Which is why I am openly writing about my own struggles with depression.  It’s not going to harm me.  I have no career aspirations outside of being a writer (where being a depressive is considered a skill), and the people who are deeply involved in my life know that I’m unflinchingly honest, sometimes to a Gregory House level of dickishness.  If they can put up with that, they can put up with my mental problems.

Some people don’t have that freedom, and so for you I’m making the conversation public.  If you think you’re struggling with depression in any form and you’re not sure who to talk to, seek out help.  Find a psychiatrist, or a counselor.  Don’t be afraid, don’t be embarrassed, don’t worry that admitting it means you’re succumbing to it.  If you want to fight it, you have to address it.  You have to gain knowledge about it.

Depression is a disease that perpetuates itself, it creates a cyclical stream of negative thoughts that only goes to reinforce the depression.  Any number of things can kickstart a cycle: A death, the end of a relationship, rejection, financial concerns, stress.  It can come on late in life or you could be born with it.  It can be genetic, or you could be the only one in your family that has it.

When people say, “that movie was so depressing,” or “I hate that band, their music is depressing,” I roll my eyes.  People who say that kind of stupid shit don’t know what real depression is.  It’s not sadness, it’s not a bleak thought or a passing emotion.  It’s not an emotion at all, really.  Depression is a mental state of being, a pair of goggles out of which everything you view is distorted.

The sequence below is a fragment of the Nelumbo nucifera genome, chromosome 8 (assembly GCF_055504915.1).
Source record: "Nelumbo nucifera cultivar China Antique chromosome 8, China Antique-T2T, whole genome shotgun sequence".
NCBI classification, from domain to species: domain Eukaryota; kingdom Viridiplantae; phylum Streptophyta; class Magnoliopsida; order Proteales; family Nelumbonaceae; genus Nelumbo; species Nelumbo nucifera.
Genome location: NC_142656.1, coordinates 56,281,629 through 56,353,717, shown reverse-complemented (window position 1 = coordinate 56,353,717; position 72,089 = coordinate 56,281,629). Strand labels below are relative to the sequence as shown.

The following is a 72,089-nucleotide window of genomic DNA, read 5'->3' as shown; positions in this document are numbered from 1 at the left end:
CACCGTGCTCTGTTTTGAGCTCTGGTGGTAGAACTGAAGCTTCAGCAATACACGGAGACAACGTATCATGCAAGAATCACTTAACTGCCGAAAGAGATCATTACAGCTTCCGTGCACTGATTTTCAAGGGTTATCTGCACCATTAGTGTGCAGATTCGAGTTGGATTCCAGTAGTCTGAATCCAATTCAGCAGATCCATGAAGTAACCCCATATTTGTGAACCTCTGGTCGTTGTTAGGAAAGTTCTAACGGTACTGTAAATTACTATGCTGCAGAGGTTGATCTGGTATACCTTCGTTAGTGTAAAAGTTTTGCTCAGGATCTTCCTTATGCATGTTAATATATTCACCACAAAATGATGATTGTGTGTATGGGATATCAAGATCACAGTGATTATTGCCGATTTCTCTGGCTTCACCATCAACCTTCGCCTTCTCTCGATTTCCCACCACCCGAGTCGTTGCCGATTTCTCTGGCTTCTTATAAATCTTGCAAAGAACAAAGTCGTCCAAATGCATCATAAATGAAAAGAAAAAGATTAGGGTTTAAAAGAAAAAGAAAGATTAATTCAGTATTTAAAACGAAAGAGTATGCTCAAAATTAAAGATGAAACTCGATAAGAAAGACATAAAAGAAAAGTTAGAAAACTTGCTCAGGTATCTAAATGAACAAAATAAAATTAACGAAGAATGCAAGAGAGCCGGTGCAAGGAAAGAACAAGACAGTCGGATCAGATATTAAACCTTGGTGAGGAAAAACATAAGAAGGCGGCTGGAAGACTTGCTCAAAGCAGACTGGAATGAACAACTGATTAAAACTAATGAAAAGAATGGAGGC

My Cycle

The only reason I can write this now is because I’m no longer in the depressed phase of the cycle.  That’s not to say that I’ll spend the entire spring in a hypomanic mode, but my good days will outnumber my bad at least for the next couple months.  I feel optimistic, more assured of my life choices and confident that somehow I’ll make my savings goal for my next move (this can be dangerous, though; sometimes I spend money I shouldn’t). My self-esteem is higher, my sexual attraction more acute (ahh, short skirts).  It feels good.

It’s temporary.  It’s like my mental state is doing its own 10 Cities Project, never staying anywhere for long.  There will be depression in my future.  Knowing that won’t make it any less severe.  Recognizing the cycle as it begins again doesn’t make it possible for me to will it away.  It’s going to come and I’m going to hit rock bottom.  It sucks.

But I do know, and knowing allows me to push through, to sunnier days, to warmer weather, to mental stability.

It’s a biological process manifesting itself in thoughts and emotions.  I don’t seek God, or inner harmony, or spiritual peace.  I only strive to endure.

If you’re finding yourself at the end of your endurance, don’t be ashamed to find help.  You’re not alone.

Advertisements

3 thoughts on “Bipolar II

  1. Great post. Thanks for sharing. We need more honest people like you to remove the stigma.

    • Thank you, I hope it allows people to start an honest conversation, even if it’s just with themselves.

  2. […] have a mental illness. On this site, I haven’t shied away from discussing this fact because I believe the topic should not be ignored. I am not alone, of course. Mental illness is […]

Comments are closed.